(Regarding that stop, incidentally, here are the details of Esfahani’s instrument: it is from the workshop of Jukka Ollikka in Prague. Built in 2018 it is based on instruments by Michael Mietke (Berlin c.1660-1719) but with the hypothetical addition of an extra soundboard for the 16’ register. The cheek area is inspired by Pleyel, designed to show the hands more easily. It has four sets of strings, 16’, 8’, 8’, 4’ and two buff stops.)

When it came to the Concerto No.8, an introduction was required. Bach abandoned the score (for harpsichord, oboe, and strings) after only a few bars; here, that fragment can be traced to the cantata BWV 35. We heard the fragment in isolation before hearing the completion/reconstruction by Esfahani. The addition of oboe brightens the texture; and, as Esfahani himself implied, taking on the task only emphasises how much we do not know about how Bach thought. Nevertheless, this worked beautifully, particularly perhaps the bustling finale.

That was a long first half; the second was shorter, beginning with a Telemann gem: the G minor Violin Concerto with Jacqueline Shave as the fine soloist. The mix of the perfectly polished, gallant ripieno and the virtuoso violin was perfectly managed. The work is fascinating: it feels like when the violin enters there is a sudden spurt of unexpected speed, yet the ripieno will not be cowed into games, maintaining its quiet dignity at all times. The Adagio holds a solo violin melody that is surely sent as a gift from Heaven itself; Save’s control of line (and bow) was immaculate, as was her awareness of Affekt when Telemann does provide halting suspensions. There is a near-Bachian rigour to the opening of the finale; a moment when the viola (Clare Finnimore) takes on the bassline is pure magic. Telemann is a Master of the first rank, and how wonderful to hear that he suffered not a jot in juxtaposition with JSB.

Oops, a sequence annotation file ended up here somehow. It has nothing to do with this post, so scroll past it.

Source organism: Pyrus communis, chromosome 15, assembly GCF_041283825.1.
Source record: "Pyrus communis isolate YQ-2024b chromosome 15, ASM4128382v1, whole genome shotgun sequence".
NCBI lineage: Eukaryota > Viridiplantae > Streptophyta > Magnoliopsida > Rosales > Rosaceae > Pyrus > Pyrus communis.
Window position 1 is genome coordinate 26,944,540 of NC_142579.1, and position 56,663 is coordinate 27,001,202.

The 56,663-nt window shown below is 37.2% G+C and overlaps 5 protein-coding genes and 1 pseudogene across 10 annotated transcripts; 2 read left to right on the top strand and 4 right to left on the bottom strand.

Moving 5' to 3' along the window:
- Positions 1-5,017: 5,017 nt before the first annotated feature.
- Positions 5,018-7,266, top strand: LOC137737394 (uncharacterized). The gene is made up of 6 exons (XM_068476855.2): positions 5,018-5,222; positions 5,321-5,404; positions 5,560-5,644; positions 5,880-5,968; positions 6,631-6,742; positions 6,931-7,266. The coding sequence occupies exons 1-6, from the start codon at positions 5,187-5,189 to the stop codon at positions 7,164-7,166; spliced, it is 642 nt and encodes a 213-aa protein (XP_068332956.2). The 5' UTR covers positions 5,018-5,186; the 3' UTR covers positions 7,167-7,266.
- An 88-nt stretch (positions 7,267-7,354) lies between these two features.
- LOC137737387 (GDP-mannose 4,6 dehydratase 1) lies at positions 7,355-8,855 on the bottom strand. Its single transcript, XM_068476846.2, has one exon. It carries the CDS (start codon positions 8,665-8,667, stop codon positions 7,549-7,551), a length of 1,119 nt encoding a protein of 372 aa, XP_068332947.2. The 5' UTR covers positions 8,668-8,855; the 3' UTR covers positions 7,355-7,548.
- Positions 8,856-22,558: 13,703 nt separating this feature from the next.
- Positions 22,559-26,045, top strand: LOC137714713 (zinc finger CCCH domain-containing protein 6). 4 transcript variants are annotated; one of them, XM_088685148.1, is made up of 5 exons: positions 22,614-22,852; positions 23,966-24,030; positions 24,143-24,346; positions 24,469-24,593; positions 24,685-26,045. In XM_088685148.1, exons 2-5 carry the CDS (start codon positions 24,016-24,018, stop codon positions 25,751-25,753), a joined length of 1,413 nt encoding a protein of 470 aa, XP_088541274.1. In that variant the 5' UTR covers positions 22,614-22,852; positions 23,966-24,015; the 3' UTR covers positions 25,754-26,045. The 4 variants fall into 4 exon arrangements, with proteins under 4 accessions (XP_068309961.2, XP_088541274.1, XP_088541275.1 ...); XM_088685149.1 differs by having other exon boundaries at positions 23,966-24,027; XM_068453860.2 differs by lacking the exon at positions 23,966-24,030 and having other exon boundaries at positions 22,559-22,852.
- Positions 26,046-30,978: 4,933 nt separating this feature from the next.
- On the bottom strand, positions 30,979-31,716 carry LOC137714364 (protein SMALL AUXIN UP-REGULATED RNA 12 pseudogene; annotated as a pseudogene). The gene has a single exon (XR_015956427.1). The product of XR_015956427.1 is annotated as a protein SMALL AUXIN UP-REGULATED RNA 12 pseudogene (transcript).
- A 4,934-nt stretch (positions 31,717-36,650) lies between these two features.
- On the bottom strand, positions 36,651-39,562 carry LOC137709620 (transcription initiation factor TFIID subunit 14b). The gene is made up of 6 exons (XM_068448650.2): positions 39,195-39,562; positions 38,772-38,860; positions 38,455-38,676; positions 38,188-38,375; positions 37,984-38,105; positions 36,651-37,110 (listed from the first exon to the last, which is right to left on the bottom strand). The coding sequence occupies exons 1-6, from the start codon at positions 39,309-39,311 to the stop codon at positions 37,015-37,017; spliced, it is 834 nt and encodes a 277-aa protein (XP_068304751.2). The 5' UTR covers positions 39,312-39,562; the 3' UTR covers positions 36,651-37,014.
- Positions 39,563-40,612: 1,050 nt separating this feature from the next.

The oboe concertos of Venetian composer Alessandro Marcello bring guaranteed delight in their wake. Bach arranged the Oboe Concerto in D minor for solo keyboard in 1715 (BWV 974). The sense of unity in the opening unison lines contrasted beautifully with the oboe’s florid lines, superbly delivered by Peter Facer, now in full-on solo mode, projecting perfectly. The harmonic adventures of the central Adagio, along with its sense of almost glassy strings, was a privilege to hear, Facer supremely eloquent, touches of rubato around harmonic arrivals and shifts perfectly calibrated. The famous finale bounced along fabulously, animated and, most importantly, as fresh as the day it was composed. A real tonic for any ailing spirits.

Finally (no encore), the Concerto in A, BWV 1055 in a radiant performance. For all of the perfect construction of the opening Allegro, it was the elaborate keyboard line of the central Larghetto that spoke most deeply, a profound, bejeweled wonder. Perhaps the finale felt a little swift, losing a touch of its courtliness,

A concert of wonder after wonder, therefore. The Janitsch and the Telemann were Cartier-like adornments to Bach of the finest order, the Marcello a capsule of perfection, and the music by the man himself could hardly ask for finer performances.

Mahan Esfahani and Britten Sinfonia continue their Bach Cycle with a third concert at Saffron Hall and Wigmore Hall in June 2024 (8th and 12th respectively). While Arts Council England might have cut funding, the Britten Sinfonia continues to flourish.

Colin Clarke